As January snowstorms go, the one this past Sunday ranked as one of the largest I have measured in the 8 Januarys that we have lived in Nederland, Colorado. My storm total was 8.4 inches with 0.52 inches of liquid equivalent (that is the amount of rainfall we would have received if this storm had produced rain instead of snow). That may seem hard to believe, but on average, January is one of our driest winter months here in the Colorado Front Range with an average snowfall of only 13.7 inches with a liquid equivalent of 0.64 inches. According to my records, only two January storms were bigger:
- January 4-5, 2017 when 18.1 inches of snow fell
- January 4-5, 2014 when 9.1 inches of snow fell
The January 2017 storm was exceptionally large. Otherwise, a large snowfall in January is generally 7-9 inches. For the season, we are now at 48 inches. By the end of January we are normally at 54 inches meaning that we are not that far behind where we are supposed to be for this time of year.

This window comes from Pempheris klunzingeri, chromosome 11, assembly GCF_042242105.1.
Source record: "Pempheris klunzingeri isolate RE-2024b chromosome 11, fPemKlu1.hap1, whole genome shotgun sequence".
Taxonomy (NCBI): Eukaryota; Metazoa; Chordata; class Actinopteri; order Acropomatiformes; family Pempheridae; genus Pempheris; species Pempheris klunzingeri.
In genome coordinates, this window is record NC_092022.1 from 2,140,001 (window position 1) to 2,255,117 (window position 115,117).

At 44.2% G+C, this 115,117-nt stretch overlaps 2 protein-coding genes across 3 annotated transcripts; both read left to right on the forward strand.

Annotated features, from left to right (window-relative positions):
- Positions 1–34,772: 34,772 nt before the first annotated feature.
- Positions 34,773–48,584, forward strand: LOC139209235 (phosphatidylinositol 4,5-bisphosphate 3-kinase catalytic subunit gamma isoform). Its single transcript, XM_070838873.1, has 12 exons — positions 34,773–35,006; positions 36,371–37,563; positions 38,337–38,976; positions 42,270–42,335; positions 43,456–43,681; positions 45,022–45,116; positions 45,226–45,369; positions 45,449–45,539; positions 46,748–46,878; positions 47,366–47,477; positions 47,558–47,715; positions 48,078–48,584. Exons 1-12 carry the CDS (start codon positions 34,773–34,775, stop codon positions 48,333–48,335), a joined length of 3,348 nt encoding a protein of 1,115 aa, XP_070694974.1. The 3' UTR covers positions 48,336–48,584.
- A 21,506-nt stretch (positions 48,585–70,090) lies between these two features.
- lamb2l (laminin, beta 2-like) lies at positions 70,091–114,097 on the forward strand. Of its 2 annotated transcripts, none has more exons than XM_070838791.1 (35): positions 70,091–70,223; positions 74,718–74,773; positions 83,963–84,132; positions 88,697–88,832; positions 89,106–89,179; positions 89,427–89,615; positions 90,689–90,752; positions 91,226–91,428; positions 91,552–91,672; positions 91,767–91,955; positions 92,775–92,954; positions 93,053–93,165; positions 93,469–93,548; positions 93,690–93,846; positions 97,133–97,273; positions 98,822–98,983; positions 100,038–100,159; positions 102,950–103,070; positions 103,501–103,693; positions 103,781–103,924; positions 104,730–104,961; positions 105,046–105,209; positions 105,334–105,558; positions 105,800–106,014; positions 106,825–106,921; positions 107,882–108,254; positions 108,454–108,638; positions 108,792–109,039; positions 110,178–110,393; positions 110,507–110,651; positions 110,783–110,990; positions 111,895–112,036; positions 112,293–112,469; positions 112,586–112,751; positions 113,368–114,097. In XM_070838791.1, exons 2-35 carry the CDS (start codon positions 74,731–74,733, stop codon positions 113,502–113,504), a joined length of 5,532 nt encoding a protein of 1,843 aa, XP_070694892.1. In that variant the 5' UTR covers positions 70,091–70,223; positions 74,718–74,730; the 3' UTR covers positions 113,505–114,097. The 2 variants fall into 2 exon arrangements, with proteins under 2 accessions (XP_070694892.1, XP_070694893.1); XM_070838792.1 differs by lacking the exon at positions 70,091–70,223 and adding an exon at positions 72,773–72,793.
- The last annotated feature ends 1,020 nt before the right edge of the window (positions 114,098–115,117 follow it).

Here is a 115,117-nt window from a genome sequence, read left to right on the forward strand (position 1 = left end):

January is normally dry because, from a climatological point of view, the western United States is often under a ridge of high pressure while the East is under a colder trough of low pressure. This means that the storm track is often to the north of Colorado. On top of that, as cold air masses dive into the central and eastern portions of the country effectively eliminate the Gulf of Mexico as a source of moisture for Front Range storms, meaning that these storms are often moisture starved.
Looking at the latest Colorado snow pack report from the NRCS, you can see that the the South Platte River Basin, the one in which Nederland and the surrounding foothills communities are located is at 88 percent of normal snowpack. This is slightly below normal, but not nearly as bad as southwestern Colorado, and our wet and snowy time of year, the late winter and early spring months have still yet to come.